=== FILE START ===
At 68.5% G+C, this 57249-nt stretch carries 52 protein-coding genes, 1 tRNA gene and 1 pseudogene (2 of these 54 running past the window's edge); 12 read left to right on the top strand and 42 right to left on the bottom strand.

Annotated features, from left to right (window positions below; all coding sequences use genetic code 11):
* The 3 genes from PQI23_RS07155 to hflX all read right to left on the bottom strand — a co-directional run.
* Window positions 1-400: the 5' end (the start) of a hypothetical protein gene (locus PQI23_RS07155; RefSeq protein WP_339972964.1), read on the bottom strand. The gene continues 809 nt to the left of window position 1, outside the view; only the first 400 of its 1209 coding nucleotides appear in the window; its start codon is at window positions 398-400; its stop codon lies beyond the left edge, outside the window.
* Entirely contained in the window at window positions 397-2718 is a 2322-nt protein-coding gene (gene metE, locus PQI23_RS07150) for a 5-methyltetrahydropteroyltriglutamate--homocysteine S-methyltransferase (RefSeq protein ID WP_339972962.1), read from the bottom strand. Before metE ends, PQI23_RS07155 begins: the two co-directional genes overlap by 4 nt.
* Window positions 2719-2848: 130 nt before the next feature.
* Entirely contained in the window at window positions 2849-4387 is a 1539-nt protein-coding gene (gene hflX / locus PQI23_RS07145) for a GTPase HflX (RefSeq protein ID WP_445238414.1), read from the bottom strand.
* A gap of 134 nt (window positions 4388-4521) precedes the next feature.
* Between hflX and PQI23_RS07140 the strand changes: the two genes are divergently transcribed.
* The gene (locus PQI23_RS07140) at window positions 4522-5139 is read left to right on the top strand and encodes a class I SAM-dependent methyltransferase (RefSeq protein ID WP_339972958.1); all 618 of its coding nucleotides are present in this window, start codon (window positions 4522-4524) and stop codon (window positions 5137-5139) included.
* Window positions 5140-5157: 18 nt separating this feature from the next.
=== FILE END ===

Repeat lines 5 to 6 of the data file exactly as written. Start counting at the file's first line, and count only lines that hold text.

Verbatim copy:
* Entirely contained in the window at window positions 397-2718 is a 2322-nt protein-coding gene (gene metE, locus PQI23_RS07150) for a 5-methyltetrahydropteroyltriglutamate--homocysteine S-methyltransferase (RefSeq protein ID WP_339972962.1), read from the bottom strand. Before metE ends, PQI23_RS07155 begins: the two co-directional genes overlap by 4 nt.
* Window positions 2719-2848: 130 nt before the next feature.